The central characters are siblings Ragnvald and Svanhild. Their grandfather was a regional king, but, their father was better known as a boaster and a drunk. Their mother married Olaf when he returned to their hall with the news that their father, Eystein, was dead, although he failed to tell her that he was the murderer. As the novel begins, Ragnvald is returning home from a raiding party in the company of sea king Solvi, who surprises him by cutting him with a knife and pitching him overboard. Ragnvald does survive to return home, from whence he is soon driven, off into the world to meet his wyrd or fate.
Olaf has some ideas about the spirited Svanhild, as well. At 16 she is of an appropriate age to make a marriage, hopefully to someone richer and better placed than Olaf. The man he has in mind is a giant, and, by Svanhild’s reckoning, old. Never mind his last several wives have died in childbirth because he makes such big babies. Ragnvald deposits his sister in the household of his betrothed until he can return for her. When they, too, try to marry her off to the old giant, she runs away and into the arms and bed of Solvi, yes, the same who tried to kill her brother. So, yes, lots of intrigue. Historically accurate intrigue.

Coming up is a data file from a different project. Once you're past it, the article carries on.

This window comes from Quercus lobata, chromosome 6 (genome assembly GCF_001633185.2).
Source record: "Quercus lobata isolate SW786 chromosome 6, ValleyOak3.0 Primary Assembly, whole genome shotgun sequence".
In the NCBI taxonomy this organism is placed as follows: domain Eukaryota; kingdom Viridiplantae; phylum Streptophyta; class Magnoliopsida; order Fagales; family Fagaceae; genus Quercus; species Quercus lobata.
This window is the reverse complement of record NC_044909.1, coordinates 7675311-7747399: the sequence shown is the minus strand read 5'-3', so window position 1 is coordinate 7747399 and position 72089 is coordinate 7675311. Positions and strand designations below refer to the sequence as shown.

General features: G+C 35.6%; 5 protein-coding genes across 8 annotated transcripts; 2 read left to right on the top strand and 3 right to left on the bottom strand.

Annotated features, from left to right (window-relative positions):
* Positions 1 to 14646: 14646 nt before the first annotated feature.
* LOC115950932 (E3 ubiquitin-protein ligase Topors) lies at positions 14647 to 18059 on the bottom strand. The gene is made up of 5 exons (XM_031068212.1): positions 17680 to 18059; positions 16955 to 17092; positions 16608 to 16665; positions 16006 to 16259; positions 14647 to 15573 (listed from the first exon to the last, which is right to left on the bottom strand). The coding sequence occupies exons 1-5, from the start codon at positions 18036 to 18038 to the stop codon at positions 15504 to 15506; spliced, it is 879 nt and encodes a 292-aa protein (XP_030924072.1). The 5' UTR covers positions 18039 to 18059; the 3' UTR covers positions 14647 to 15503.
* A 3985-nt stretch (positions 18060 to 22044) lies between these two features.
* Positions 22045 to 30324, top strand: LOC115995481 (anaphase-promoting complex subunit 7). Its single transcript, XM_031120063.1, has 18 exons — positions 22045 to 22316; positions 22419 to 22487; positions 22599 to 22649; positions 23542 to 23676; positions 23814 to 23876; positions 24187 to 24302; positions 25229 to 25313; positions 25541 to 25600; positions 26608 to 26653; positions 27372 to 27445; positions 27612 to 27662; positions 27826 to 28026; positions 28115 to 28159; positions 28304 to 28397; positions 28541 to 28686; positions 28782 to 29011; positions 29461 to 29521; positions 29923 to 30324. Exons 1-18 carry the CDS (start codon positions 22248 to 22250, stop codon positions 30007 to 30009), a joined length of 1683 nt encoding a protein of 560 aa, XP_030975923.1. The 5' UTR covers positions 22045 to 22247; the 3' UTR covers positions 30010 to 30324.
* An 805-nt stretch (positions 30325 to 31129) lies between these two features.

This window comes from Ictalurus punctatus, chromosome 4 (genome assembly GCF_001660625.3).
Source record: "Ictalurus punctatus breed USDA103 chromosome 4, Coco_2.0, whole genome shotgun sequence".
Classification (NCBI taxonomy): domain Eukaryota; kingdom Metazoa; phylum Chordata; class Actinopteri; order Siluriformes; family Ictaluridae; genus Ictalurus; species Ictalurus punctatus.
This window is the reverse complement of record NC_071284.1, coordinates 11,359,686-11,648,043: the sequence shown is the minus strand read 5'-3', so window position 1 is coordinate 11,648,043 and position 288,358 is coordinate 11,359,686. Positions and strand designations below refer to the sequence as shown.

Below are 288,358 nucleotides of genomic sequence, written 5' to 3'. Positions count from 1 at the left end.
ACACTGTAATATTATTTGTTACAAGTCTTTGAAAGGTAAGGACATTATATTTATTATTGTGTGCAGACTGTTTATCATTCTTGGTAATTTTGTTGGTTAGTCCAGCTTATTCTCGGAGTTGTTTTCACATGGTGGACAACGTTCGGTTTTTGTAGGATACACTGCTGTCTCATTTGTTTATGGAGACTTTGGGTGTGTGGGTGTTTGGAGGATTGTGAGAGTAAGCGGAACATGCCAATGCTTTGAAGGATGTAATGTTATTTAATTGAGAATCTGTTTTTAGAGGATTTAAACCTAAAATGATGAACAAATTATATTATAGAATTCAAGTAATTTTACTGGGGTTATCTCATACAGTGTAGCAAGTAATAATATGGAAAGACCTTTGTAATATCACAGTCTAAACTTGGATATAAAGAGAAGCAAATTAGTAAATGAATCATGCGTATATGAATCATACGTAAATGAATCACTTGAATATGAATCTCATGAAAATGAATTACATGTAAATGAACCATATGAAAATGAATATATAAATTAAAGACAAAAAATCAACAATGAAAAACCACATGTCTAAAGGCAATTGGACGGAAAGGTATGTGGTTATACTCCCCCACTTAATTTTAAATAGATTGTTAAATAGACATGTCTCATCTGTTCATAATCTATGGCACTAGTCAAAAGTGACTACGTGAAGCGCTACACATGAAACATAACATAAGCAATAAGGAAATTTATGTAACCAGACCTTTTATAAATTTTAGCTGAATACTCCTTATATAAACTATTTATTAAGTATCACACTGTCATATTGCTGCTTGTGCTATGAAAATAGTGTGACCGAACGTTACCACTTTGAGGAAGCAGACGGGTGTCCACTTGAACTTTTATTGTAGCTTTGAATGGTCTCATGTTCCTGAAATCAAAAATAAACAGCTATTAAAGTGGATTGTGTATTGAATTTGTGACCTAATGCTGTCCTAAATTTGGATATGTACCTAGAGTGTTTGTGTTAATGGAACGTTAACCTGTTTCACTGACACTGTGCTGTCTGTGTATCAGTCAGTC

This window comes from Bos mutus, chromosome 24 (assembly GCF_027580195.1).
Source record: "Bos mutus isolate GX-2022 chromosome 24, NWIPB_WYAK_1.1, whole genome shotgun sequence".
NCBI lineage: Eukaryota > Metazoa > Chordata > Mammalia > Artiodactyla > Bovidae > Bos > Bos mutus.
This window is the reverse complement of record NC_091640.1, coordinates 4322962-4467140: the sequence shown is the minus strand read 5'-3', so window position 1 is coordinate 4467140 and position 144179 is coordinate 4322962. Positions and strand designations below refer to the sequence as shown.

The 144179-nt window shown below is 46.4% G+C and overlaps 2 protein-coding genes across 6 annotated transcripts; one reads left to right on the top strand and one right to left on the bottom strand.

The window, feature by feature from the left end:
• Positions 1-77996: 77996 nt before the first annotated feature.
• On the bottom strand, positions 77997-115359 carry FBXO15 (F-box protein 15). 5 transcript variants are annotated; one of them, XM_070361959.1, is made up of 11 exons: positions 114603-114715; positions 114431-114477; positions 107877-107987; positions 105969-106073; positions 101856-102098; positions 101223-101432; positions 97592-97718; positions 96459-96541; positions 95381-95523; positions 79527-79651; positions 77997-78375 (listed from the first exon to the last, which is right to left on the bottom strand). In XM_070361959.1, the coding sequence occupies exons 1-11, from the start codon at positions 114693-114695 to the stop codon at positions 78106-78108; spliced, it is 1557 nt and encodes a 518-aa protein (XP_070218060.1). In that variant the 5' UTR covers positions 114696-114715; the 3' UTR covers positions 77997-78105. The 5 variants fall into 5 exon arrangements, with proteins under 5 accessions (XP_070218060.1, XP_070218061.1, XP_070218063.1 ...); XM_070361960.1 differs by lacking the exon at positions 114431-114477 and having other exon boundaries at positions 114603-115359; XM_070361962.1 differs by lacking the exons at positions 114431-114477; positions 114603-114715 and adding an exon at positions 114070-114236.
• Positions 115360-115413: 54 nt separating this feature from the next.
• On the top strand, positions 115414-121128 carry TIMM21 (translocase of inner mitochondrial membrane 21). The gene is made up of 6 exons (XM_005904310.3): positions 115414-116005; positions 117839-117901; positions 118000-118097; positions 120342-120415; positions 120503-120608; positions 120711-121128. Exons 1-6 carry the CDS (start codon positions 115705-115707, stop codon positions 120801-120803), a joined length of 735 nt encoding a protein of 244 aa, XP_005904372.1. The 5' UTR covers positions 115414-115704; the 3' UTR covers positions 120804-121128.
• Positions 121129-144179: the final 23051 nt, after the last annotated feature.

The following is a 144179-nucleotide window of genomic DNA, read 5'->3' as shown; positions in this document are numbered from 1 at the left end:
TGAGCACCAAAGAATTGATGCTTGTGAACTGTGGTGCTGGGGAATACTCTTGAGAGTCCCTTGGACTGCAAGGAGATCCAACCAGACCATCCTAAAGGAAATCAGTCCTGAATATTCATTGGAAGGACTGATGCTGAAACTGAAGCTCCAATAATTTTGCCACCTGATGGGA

This is intended to be the first title in a trilogy on the subject. The author encourages you not to do too much research into Viking Age history if you want to be surprised about what’s upcoming. I will say that a quick trip to Wikipedia taught me that Ragnvald is the father of Rollo (who was not really Ragnar Lothbrook’s brother) who is himself considered to be the father of Normandy on the French coastline.
I thought the following quote, from one Will Byrnes, a Goodreads reader/reviewer, well-described THE HALF-DROWNED KING. “This novel is not just a rollicking adventure. It is not just a wonderfully rendered fictionalized account of some very real historical events, offering a portrait of the lives of that era. It is also a very engaging tale of a brother and sister, both trying to make their way in a hostile world, both coping with questions of freedom versus a constricted security, both facing challenges in having to balance justice with vengeance. While they may not be written at the highest possible level of character portraiture, they are drawn well enough to make them relatable. You will care for both, even if you are likely to take exception to some of the decisions they make.”
JENNIFER’S PICK: THE LAST CASTLE by Denise Kiernan
History nerds, listen up! You’re going to want to get yourself in here and grab our copy of The Last Castle. It’s a look at the Gilded Age, the Vanderbilt family, and the construction and management of the largest private home ever built: The Biltmore. The Last Castle is stuffed with fascinating 20th century tidbits that made my historical senses tingle. This effort by Denise Keirnan was worth the wait after her amazing The Girls of the Atomic City, published in 2013. (I heartily recommend that book as well, which is also in our collection.)